Suzanne is a Director at Mum and Working. She champions mums getting back into work. We are so proud to be working with her and her amazing team on several projects and were honoured most recently to be invited to speak in front of 200 women at the Mum & Working Academy, which Suzanne and her team had organised.
Do you have inspirational quotes?
"I am a huge fan of inspirational quotes and poetry, mostly stuck across my kitchen walls. Occasionally my husband takes them and puts them in the recycling bin but I just get them out again!
Those that resonate most are those around ‘living for now’, 'life being a journey not a destination' and 'being brave and focused enough to make changes if things in life aren’t working out.'
Desiderata - Go placidly amid the noise and haste, and remember what peace there may be in silence….
The Serenity Prayer – ‘Grant me the serenity to accept the things I cannot change, Courage to change the things I can, And wisdom to know the difference’ are both pretty great and help me stay grounded.
I like this from Carole Ann Duffy as inscribed at Durlston Castle - 'What will you do now with the gift of your left life?
‘Write it on your Heart’ – Emerson, ‘The Train Journey’ – Hastings and ‘Comes the Dawn’ – Shoffstall are all firmly pinned by the kettle!
If in doubt you can’t go wrong with a good old dollop of Dolly Parton - 'We cannot direct the wind but we can sure as hell adjust the sails'
What have been your highs & lows?
Highs in the early days came from amazing travel adventures – elephant riding, travelling the trans-siberian railway, working abroad in Azerbaijan - freedom and youthful confidence.
Making active choices around becoming a parent and business owner however leads to a roller coaster ride - so highs and lows have certainly played their part in shaping my life. Undiagnosed PND paved the way for debilitating episodes of depression and anxiety - not helped by the stress and worry child-raising brings and some rocky times professionally.
But the children give me so much happiness – giving birth naturally to my daughter after a very difficult, frightening experience with my 1st baby has to be one of my biggest highs and always will be. Being invited to join What’s On 4 as a co-Director with my now business partner Sam Willoughby was hugely exciting and now being part of a fantastic team means the ‘highs’ far outweigh the ‘lows’.
As we get older, people start to be lost from us, friendships change, parents pass on and one is more aware of one’s own mortality so I am all for seizing the highs whenever possible. Standing in a field with best friends watching Fleetwood Mac as the sun sets, swimming in the ocean at daybreak, laughing with the kids till I nearly wet myself (actually I did a bit!) – all moments to be clung to.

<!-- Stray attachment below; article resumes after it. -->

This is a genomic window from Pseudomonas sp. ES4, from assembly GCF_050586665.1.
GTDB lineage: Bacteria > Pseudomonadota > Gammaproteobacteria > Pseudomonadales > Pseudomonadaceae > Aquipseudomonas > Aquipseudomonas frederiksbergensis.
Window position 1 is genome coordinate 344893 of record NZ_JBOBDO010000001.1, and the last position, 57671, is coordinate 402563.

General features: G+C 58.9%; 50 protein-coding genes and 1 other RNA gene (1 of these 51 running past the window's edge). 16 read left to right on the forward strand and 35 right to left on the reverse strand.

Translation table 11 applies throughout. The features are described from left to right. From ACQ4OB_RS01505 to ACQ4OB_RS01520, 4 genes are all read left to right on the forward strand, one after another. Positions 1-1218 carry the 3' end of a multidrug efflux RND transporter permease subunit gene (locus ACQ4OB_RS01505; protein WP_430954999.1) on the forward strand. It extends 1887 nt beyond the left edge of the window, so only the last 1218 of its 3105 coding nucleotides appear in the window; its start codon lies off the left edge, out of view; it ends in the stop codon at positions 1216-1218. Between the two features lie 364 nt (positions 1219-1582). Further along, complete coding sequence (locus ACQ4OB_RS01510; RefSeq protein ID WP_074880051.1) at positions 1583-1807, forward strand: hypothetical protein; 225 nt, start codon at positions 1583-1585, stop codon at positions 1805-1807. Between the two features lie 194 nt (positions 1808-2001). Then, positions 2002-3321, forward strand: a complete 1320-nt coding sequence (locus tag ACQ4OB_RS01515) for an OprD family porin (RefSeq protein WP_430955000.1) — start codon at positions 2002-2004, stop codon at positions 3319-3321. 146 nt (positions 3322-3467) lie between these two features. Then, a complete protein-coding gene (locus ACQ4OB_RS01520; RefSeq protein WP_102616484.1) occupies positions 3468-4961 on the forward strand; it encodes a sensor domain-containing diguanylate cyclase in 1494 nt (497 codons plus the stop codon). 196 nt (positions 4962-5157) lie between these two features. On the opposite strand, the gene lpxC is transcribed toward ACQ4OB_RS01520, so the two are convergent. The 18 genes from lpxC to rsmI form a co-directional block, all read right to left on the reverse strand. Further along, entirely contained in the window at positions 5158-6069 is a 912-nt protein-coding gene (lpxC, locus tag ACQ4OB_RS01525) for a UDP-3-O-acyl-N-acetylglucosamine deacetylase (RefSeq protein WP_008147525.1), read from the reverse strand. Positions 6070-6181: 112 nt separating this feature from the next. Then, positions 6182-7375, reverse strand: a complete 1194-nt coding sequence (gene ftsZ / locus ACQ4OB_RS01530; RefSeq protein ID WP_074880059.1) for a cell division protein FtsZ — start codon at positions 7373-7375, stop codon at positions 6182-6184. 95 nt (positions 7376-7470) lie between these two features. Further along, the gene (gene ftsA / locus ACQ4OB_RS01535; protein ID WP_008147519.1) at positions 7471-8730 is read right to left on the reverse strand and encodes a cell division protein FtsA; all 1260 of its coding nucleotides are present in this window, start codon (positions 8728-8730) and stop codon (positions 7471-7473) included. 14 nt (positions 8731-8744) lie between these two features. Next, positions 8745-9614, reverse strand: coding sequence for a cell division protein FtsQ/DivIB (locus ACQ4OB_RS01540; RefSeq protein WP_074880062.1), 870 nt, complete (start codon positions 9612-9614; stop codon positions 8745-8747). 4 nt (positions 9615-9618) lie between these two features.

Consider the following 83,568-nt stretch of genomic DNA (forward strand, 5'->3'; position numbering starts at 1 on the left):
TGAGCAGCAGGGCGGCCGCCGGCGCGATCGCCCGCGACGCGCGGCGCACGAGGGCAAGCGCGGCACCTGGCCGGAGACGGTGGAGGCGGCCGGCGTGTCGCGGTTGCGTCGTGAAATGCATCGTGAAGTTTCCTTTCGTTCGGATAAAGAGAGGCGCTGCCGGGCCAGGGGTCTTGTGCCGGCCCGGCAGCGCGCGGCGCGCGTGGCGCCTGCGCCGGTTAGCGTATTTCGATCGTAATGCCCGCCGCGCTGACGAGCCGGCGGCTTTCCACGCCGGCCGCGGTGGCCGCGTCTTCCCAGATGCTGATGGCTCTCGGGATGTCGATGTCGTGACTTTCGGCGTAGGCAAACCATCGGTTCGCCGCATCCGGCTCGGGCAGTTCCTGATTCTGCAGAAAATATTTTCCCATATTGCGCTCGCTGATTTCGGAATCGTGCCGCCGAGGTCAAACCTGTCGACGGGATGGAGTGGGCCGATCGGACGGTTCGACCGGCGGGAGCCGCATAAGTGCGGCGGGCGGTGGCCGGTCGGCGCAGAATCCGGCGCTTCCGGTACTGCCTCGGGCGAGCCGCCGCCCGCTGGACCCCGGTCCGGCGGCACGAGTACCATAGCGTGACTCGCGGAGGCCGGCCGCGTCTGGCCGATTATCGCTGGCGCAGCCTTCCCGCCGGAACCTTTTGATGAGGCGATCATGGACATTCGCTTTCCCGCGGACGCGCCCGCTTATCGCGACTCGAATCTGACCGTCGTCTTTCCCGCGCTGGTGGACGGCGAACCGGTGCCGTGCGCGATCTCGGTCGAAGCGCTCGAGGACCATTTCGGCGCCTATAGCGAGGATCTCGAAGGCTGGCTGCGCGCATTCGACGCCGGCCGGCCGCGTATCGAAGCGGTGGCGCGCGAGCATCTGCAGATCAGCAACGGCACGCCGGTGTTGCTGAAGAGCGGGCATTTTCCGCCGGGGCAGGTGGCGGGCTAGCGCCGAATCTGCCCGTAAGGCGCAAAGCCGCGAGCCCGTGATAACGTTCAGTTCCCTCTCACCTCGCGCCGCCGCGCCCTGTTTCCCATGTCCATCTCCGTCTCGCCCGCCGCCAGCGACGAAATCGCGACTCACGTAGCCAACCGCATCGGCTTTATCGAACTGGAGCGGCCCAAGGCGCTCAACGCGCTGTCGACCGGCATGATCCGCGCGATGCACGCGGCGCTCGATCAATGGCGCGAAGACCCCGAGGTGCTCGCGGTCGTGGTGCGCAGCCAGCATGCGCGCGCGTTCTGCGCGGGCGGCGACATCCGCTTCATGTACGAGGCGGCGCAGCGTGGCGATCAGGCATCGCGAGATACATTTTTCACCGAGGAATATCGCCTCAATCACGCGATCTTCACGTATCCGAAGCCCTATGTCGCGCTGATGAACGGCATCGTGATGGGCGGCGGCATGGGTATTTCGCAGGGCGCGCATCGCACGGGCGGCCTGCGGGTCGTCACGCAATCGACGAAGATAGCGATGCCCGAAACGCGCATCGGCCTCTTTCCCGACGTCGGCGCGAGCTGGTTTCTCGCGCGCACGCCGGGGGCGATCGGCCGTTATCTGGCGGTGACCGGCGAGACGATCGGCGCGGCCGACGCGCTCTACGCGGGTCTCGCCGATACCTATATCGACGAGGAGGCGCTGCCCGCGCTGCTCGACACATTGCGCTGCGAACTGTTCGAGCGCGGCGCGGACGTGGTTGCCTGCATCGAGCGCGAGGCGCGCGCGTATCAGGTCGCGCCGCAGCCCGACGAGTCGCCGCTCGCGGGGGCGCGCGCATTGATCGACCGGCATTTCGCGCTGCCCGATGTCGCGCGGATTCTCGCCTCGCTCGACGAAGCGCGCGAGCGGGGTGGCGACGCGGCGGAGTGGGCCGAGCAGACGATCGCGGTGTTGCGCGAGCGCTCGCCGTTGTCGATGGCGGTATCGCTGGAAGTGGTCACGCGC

What do you think is the biggest issue facing women today?
When I was a young woman it was so much easier. I left school, went to do my degree (a random mix of English, Sociology and Women’s Studies) - with a grant (!) and all tuition fees paid, got to study in the States for FREE (!) left with very little debt, went travelling and had amazing adventures (the world seemed a safer place – especially for women then), came home, fell into a job in PR, fell into another, better job in events and then on a whim bought a London flat for less than £50k. Because I could. Now if you go to Uni you leave with massive debt, house buying is pie in sky for so many and good jobs harder to come by.
And women remain disadvantaged economically (hopefully that has improved somewhat in 20 years) BUT I feel women now must be very torn between a job and children with the weight of debt on them from student loans and huge mortgages. Add this to the fact that until we have shared parental leave and responsibility, women in general will continue to be under-utilised, underpaid and will fail to achieve their potential in the workplace. Cram in trying to invest into a pension too with the pressures above and I don’t know how I would have managed, what would have been sacrificed. Financial independence for new mothers is still hugely challenging. I feel for them and for future generations.
What advice do you have for other women?
Be kind to yourself! Talk to yourself as though you are your own BF! We are so hard on ourselves, often juggling far too much and racing about as life passes us by. At the end of each day as I sometimes struggle to sleep, I try to focus on 3 positive things that day has brought. Don’t compare yourself to anyone (esp on Facebook). You are brilliant, you are unique and you are doing pretty damn well at this living thing!
Do you think it’s important to have International Women’s Day and why?
Of course. My son and husband say to me ‘Why isn’t there and International men’s day then’ – and with a twinkle in my eye I explain (again) that every day is international men’s day! While globally such inequality remains then of course we should claim just one day to focus on the issues that impact women and long may it continue!